Check Your BreastsMolly Thornberg
I had just had my first baby, Z.
It was a wild and crazy time as we were first time parents and didn’t know what the hell we were doing! I had attempted breast feeding for the first few months, but due to very low milk supply and a baby diagnosed with failure to thrive, my attempt was short lived. When our babe was 4 months, I was at my annual appointment, the doctor did a routine breast check. She felt something she didn’t like.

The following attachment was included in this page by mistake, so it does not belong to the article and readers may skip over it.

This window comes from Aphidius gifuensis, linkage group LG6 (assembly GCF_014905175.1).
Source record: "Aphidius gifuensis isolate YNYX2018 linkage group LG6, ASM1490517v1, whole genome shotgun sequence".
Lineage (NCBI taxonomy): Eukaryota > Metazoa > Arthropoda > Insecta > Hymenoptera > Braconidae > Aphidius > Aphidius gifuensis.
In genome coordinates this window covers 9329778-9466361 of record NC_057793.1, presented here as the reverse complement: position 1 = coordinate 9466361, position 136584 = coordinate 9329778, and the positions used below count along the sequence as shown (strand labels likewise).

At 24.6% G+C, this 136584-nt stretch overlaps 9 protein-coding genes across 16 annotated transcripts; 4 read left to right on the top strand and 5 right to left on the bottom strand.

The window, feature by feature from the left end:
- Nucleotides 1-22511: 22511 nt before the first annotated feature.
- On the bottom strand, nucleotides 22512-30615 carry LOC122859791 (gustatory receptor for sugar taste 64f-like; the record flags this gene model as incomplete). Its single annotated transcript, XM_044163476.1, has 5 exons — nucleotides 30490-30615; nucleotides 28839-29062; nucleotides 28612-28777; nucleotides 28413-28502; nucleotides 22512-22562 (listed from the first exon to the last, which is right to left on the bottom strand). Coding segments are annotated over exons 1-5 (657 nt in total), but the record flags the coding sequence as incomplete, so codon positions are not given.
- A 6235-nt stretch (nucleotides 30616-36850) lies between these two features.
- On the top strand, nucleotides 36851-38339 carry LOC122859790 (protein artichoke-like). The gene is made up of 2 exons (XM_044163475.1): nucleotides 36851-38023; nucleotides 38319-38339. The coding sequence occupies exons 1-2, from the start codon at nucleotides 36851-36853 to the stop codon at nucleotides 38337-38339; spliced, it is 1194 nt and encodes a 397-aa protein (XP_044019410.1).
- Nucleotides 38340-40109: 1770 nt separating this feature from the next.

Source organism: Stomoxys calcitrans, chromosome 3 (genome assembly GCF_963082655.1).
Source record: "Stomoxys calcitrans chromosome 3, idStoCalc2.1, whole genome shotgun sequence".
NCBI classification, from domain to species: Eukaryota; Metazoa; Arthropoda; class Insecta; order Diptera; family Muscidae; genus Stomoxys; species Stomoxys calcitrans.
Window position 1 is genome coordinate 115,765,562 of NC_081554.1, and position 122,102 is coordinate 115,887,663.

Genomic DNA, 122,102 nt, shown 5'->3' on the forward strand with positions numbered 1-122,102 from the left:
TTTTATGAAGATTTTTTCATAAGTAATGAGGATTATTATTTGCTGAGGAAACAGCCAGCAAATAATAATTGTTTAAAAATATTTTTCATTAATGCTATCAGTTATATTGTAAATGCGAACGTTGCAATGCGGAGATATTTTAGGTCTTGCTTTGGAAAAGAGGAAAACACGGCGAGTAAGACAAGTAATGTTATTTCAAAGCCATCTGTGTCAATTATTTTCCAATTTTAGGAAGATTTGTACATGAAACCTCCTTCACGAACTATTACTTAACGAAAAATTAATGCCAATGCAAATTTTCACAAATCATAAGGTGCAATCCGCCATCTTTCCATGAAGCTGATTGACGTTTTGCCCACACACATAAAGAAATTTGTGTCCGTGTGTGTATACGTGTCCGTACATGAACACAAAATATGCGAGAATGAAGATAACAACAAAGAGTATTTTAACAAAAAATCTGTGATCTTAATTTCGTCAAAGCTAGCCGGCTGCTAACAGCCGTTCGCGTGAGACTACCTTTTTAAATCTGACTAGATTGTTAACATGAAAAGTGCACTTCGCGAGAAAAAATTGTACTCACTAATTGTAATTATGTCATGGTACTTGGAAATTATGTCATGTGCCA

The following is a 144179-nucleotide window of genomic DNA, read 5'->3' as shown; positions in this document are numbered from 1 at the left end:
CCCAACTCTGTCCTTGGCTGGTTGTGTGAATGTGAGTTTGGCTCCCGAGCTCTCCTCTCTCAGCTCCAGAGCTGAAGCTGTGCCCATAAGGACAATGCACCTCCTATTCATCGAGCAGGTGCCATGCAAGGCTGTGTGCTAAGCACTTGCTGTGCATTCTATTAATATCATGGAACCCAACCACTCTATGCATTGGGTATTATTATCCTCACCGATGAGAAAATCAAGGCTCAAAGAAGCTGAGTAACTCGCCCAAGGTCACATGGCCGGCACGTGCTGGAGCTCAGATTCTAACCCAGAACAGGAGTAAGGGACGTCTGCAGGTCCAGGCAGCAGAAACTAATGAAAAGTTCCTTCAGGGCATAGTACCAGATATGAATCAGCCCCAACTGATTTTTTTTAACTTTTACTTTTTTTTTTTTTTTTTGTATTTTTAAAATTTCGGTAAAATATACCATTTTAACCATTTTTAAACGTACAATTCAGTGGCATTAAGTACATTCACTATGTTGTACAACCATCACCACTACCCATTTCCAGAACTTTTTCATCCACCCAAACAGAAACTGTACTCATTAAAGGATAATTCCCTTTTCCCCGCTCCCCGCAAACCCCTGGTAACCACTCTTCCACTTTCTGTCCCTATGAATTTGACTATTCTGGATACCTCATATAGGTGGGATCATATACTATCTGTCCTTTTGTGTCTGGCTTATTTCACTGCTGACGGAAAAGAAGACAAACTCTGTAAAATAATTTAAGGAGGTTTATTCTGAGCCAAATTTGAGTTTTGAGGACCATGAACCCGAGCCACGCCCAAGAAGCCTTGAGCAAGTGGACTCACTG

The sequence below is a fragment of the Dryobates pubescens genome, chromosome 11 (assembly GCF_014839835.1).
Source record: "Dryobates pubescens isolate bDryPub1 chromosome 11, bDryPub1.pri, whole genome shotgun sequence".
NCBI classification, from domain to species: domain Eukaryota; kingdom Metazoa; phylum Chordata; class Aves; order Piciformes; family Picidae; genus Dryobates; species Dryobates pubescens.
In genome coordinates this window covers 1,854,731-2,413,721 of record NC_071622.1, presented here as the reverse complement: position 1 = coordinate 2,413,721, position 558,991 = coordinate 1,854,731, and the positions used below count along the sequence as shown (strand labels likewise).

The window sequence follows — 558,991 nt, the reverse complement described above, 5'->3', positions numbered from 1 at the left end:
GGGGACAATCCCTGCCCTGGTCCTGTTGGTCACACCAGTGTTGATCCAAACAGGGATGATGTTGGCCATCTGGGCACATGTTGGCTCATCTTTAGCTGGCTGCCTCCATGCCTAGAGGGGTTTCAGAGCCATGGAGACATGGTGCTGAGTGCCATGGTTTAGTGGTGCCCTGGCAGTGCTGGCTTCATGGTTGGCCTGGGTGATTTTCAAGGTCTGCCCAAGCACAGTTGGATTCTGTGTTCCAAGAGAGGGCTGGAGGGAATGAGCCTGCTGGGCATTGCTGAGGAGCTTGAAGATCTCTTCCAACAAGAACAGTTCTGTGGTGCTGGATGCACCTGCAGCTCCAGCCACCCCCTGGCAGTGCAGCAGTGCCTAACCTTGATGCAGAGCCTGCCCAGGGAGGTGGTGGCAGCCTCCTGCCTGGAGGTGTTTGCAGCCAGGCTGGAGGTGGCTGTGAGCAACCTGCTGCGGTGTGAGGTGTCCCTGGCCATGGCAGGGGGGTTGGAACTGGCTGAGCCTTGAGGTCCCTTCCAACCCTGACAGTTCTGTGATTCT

I was sent for an ultrasound. The ultrasound tech was the same tech who had told me several months prior that I was having a girl. Talk about freak out. Fortunately for me, it was a galactocele, a milk-filled cyst women can get after pregnancy.
For Michelle Lin her story had a different outcome. While after researching, she thought that possibly since she was breastfeeding that a lump she felt on night would be just a cyst, At 38 years old, just 10 months after giving birth to her second child – she was diagnosed with breast cancer.
Check your breasts. While breastfeeding does reduce the risk of breast cancer, you are still at risk.